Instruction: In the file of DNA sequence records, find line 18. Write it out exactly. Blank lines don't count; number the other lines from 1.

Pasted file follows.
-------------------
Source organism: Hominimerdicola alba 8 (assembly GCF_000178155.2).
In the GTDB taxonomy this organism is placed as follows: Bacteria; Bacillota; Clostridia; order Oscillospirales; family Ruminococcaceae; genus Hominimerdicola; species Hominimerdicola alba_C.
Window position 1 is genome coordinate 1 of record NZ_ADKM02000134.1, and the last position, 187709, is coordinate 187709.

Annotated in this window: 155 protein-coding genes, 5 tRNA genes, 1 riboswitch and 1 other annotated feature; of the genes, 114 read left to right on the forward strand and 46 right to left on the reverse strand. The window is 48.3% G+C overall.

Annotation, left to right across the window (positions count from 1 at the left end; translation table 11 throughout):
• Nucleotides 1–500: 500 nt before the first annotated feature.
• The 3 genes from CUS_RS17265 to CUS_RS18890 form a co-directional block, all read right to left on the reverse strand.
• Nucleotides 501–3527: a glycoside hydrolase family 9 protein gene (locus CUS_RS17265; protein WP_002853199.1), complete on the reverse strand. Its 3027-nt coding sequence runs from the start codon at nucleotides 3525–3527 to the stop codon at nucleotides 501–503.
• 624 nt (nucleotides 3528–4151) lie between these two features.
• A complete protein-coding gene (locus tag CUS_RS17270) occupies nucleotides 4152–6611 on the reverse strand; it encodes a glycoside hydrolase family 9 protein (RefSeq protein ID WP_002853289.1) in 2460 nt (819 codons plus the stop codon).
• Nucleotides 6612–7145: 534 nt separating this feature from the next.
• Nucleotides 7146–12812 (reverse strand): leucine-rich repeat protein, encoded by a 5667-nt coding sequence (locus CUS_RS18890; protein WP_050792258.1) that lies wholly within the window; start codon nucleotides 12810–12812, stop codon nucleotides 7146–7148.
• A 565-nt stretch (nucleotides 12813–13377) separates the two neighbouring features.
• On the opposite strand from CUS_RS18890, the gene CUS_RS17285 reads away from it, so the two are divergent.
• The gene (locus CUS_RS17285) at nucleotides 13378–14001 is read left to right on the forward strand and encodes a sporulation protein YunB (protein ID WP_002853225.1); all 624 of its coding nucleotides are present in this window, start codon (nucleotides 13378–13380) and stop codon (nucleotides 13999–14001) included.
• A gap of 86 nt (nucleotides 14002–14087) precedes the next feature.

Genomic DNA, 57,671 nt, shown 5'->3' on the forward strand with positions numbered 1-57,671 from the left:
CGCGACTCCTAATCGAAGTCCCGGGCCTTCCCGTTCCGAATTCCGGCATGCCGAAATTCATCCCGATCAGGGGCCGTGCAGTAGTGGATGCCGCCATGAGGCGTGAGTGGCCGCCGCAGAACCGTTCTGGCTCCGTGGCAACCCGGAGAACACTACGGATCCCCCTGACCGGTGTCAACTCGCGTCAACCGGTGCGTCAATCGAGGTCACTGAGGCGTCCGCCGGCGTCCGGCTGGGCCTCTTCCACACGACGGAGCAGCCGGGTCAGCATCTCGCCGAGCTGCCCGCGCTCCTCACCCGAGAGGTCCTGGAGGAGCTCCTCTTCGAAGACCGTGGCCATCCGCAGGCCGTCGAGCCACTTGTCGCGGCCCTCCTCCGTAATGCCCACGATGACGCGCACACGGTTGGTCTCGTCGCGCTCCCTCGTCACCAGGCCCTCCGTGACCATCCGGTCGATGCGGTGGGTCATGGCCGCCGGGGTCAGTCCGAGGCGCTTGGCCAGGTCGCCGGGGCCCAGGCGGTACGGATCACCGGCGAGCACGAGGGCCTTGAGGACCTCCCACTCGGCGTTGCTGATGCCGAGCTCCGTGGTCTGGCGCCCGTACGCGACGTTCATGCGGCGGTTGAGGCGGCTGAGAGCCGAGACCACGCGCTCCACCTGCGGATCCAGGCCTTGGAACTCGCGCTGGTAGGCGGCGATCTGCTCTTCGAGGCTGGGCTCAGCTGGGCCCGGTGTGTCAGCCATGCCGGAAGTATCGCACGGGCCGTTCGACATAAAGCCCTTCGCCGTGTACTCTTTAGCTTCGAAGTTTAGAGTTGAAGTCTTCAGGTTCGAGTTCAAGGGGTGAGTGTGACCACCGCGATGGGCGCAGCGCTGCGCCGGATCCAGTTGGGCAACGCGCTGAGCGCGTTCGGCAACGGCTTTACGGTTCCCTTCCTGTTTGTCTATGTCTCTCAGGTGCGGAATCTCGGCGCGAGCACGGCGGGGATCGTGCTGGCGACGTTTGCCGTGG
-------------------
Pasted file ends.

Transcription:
CGCGACTCCTAATCGAAGTCCCGGGCCTTCCCGTTCCGAATTCCGGCATGCCGAAATTCATCCCGATCAGGGGCCGTGCAGTAGTGGATGCCGCCATGAGGCGTGAGTGGCCGCCGCAGAACCGTTCTGGCTCCGTGGCAACCCGGAGAACACTACGGATCCCCCTGACCGGTGTCAACTCGCGTCAACCGGTGCGTCAATCGAGGTCACTGAGGCGTCCGCCGGCGTCCGGCTGGGCCTCTTCCACACGACGGAGCAGCCGGGTCAGCATCTCGCCGAGCTGCCCGCGCTCCTCACCCGAGAGGTCCTGGAGGAGCTCCTCTTCGAAGACCGTGGCCATCCGCAGGCCGTCGAGCCACTTGTCGCGGCCCTCCTCCGTAATGCCCACGATGACGCGCACACGGTTGGTCTCGTCGCGCTCCCTCGTCACCAGGCCCTCCGTGACCATCCGGTCGATGCGGTGGGTCATGGCCGCCGGGGTCAGTCCGAGGCGCTTGGCCAGGTCGCCGGGGCCCAGGCGGTACGGATCACCGGCGAGCACGAGGGCCTTGAGGACCTCCCACTCGGCGTTGCTGATGCCGAGCTCCGTGGTCTGGCGCCCGTACGCGACGTTCATGCGGCGGTTGAGGCGGCTGAGAGCCGAGACCACGCGCTCCACCTGCGGATCCAGGCCTTGGAACTCGCGCTGGTAGGCGGCGATCTGCTCTTCGAGGCTGGGCTCAGCTGGGCCCGGTGTGTCAGCCATGCCGGAAGTATCGCACGGGCCGTTCGACATAAAGCCCTTCGCCGTGTACTCTTTAGCTTCGAAGTTTAGAGTTGAAGTCTTCAGGTTCGAGTTCAAGGGGTGAGTGTGACCACCGCGATGGGCGCAGCGCTGCGCCGGATCCAGTTGGGCAACGCGCTGAGCGCGTTCGGCAACGGCTTTACGGTTCCCTTCCTGTTTGTCTATGTCTCTCAGGTGCGGAATCTCGGCGCGAGCACGGCGGGGATCGTGCTGGCGACGTTTGCCGTGG